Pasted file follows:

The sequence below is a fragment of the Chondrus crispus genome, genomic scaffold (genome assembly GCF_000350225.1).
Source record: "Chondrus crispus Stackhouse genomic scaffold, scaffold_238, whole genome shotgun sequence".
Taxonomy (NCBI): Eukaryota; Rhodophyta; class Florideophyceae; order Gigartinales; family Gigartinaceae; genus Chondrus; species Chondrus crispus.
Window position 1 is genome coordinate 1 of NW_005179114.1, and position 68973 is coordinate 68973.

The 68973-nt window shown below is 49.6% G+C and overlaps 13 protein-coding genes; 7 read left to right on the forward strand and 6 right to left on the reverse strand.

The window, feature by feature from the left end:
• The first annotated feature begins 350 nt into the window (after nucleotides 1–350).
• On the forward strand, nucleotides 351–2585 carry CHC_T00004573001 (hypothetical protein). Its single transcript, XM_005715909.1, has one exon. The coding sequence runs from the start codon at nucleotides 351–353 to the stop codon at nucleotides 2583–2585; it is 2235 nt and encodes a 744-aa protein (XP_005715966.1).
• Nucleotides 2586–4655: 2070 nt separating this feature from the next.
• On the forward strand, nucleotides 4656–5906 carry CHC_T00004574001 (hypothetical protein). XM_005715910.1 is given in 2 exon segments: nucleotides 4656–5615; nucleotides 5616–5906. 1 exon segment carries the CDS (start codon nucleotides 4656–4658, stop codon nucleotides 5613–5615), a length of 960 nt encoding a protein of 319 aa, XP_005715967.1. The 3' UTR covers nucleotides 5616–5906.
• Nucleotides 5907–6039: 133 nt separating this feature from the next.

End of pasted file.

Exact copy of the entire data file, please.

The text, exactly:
The sequence below is a fragment of the Chondrus crispus genome, genomic scaffold (genome assembly GCF_000350225.1).
Source record: "Chondrus crispus Stackhouse genomic scaffold, scaffold_238, whole genome shotgun sequence".
Taxonomy (NCBI): Eukaryota; Rhodophyta; class Florideophyceae; order Gigartinales; family Gigartinaceae; genus Chondrus; species Chondrus crispus.
Window position 1 is genome coordinate 1 of NW_005179114.1, and position 68973 is coordinate 68973.

The 68973-nt window shown below is 49.6% G+C and overlaps 13 protein-coding genes; 7 read left to right on the forward strand and 6 right to left on the reverse strand.

The window, feature by feature from the left end:
• The first annotated feature begins 350 nt into the window (after nucleotides 1–350).
• On the forward strand, nucleotides 351–2585 carry CHC_T00004573001 (hypothetical protein). Its single transcript, XM_005715909.1, has one exon. The coding sequence runs from the start codon at nucleotides 351–353 to the stop codon at nucleotides 2583–2585; it is 2235 nt and encodes a 744-aa protein (XP_005715966.1).
• Nucleotides 2586–4655: 2070 nt separating this feature from the next.
• On the forward strand, nucleotides 4656–5906 carry CHC_T00004574001 (hypothetical protein). XM_005715910.1 is given in 2 exon segments: nucleotides 4656–5615; nucleotides 5616–5906. 1 exon segment carries the CDS (start codon nucleotides 4656–4658, stop codon nucleotides 5613–5615), a length of 960 nt encoding a protein of 319 aa, XP_005715967.1. The 3' UTR covers nucleotides 5616–5906.
• Nucleotides 5907–6039: 133 nt separating this feature from the next.